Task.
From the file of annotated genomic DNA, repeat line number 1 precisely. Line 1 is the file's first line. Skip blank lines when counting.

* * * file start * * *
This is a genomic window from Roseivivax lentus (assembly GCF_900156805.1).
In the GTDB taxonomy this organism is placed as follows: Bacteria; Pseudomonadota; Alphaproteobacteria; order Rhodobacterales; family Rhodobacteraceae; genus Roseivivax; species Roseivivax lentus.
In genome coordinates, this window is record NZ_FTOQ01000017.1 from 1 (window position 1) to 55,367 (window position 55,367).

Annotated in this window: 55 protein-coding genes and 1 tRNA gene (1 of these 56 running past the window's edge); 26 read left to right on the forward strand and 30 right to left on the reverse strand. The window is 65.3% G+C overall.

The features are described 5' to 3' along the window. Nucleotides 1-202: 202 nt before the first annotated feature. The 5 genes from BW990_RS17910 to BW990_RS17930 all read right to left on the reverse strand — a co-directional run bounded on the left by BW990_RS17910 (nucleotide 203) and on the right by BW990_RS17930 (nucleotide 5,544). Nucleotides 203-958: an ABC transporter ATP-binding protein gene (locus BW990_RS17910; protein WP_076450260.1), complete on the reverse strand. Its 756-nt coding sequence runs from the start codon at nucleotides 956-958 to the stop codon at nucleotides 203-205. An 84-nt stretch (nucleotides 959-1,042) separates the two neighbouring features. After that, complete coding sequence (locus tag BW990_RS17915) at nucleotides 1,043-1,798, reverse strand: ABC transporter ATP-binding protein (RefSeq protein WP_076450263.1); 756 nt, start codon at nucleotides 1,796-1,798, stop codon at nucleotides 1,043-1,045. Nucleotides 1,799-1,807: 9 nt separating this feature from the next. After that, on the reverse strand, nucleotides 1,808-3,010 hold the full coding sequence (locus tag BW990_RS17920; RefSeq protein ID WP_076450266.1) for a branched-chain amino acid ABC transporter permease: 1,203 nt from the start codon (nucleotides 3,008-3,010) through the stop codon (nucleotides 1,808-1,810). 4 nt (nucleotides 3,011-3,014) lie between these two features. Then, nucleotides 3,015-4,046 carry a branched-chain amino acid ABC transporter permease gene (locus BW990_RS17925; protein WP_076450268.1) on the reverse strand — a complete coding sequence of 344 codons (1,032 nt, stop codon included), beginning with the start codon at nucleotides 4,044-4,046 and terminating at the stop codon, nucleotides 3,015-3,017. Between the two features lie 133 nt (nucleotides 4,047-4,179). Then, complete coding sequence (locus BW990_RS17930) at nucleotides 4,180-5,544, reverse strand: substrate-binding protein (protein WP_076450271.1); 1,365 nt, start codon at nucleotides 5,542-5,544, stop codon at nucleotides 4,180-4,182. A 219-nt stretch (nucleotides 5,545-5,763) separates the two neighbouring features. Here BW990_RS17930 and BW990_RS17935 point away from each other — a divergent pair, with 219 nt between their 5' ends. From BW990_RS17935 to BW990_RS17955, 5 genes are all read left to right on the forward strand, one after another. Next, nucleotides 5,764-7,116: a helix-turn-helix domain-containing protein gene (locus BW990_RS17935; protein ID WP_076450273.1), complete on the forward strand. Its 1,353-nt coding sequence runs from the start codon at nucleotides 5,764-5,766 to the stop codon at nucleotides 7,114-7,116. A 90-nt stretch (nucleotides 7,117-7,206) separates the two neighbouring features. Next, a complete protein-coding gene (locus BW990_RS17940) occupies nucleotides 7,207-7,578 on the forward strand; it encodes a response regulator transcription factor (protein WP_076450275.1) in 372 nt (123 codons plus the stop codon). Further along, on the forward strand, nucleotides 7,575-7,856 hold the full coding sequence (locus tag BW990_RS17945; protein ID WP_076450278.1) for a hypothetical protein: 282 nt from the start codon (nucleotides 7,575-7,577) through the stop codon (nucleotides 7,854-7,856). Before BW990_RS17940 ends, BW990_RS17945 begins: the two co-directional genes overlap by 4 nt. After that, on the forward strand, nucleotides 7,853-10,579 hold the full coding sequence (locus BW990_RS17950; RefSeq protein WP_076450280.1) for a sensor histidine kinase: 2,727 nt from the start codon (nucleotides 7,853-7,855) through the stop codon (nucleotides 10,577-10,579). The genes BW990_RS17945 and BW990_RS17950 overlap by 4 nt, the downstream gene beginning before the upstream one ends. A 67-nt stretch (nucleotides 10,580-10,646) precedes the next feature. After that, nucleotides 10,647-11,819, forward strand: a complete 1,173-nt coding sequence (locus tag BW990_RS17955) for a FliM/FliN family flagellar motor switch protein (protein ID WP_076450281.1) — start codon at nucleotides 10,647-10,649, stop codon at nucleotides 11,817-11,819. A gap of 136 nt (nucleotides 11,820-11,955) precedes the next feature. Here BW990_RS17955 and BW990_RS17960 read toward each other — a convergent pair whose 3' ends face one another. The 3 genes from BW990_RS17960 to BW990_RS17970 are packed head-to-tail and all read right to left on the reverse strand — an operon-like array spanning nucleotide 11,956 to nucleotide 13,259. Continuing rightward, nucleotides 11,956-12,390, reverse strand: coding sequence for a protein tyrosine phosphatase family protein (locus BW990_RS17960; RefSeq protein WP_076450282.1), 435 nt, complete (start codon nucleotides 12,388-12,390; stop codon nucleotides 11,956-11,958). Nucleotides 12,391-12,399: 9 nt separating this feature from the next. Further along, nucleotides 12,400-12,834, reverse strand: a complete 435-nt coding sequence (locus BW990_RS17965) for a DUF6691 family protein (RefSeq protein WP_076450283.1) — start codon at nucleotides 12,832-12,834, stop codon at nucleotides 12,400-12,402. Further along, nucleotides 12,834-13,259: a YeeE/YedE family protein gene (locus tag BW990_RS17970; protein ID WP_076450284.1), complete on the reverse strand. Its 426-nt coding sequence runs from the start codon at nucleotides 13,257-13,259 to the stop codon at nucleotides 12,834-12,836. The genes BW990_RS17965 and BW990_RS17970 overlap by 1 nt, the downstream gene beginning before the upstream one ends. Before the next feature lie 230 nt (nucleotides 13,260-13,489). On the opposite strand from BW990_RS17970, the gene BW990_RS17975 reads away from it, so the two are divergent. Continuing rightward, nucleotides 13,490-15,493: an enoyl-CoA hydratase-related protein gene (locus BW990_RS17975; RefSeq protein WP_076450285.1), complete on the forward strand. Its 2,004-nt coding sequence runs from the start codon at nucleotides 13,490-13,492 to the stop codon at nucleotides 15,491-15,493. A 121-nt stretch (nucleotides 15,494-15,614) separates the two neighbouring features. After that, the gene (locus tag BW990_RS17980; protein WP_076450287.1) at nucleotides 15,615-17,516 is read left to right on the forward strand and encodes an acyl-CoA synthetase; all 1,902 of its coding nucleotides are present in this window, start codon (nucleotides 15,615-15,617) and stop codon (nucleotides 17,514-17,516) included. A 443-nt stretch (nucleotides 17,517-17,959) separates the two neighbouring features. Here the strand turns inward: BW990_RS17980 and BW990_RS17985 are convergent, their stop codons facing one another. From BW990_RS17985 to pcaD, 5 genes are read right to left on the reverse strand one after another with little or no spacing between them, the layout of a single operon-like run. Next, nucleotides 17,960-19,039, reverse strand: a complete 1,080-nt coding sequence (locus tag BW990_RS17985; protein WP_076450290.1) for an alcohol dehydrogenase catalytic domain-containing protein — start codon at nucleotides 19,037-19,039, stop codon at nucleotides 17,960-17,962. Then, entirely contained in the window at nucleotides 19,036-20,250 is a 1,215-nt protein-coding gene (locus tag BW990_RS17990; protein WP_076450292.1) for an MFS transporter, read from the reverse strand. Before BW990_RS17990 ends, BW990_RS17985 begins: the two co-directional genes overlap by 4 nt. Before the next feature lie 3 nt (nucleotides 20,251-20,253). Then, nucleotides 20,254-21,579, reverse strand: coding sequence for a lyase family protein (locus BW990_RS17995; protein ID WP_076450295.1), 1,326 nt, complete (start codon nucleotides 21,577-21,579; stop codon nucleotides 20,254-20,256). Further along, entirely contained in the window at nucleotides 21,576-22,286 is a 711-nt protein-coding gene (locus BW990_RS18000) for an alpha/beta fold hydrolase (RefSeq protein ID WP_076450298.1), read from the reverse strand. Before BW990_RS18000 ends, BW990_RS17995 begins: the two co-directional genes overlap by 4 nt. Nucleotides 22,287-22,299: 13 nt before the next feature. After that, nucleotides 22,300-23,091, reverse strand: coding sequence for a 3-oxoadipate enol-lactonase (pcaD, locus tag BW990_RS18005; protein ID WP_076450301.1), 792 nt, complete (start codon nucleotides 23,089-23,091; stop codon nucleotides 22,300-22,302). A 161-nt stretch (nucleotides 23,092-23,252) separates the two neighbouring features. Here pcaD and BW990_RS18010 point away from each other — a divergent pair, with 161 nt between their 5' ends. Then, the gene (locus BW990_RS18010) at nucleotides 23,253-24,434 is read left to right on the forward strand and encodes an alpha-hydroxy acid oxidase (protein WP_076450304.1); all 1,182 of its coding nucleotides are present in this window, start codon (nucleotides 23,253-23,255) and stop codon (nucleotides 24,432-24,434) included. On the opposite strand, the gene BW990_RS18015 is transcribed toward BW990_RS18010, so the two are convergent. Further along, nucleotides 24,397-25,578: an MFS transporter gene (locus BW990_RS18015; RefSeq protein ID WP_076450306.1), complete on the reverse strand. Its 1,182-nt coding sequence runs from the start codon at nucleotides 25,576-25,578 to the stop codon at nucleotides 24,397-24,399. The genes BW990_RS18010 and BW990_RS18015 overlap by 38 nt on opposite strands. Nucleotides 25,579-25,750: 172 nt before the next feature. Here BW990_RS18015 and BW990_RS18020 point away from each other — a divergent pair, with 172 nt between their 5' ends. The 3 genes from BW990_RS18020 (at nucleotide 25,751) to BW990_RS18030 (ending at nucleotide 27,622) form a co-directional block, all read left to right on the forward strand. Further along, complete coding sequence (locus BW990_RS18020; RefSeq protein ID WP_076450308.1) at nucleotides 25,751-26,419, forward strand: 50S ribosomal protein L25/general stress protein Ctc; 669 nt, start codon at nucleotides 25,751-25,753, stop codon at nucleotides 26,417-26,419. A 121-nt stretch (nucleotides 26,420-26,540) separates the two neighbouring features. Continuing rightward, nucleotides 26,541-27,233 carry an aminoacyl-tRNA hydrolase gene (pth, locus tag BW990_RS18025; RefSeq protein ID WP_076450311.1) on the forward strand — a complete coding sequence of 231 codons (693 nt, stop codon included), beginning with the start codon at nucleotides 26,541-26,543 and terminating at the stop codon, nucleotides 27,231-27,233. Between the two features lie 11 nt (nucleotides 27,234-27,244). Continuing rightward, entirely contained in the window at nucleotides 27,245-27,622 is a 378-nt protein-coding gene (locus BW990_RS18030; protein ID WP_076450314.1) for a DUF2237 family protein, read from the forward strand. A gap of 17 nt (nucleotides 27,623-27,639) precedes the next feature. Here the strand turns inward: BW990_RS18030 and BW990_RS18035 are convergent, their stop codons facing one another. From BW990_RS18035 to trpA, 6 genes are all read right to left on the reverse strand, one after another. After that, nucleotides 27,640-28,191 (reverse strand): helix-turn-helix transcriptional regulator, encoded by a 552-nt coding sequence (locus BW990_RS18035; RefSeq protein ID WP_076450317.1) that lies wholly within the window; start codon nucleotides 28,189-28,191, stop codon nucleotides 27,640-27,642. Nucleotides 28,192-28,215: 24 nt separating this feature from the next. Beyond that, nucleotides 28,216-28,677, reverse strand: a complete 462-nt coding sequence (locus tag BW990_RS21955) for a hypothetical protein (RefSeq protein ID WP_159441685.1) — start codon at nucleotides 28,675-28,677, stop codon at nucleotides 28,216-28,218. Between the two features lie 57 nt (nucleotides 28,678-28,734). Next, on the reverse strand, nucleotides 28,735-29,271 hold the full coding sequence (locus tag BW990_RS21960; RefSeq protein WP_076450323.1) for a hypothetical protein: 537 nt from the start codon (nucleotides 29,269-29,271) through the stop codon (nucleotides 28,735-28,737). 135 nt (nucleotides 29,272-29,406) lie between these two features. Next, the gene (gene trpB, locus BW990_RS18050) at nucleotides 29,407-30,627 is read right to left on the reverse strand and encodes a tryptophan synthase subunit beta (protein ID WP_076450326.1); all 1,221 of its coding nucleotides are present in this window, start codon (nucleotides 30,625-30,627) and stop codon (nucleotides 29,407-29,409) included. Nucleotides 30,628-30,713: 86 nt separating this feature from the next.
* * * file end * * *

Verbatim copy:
This is a genomic window from Roseivivax lentus (assembly GCF_900156805.1).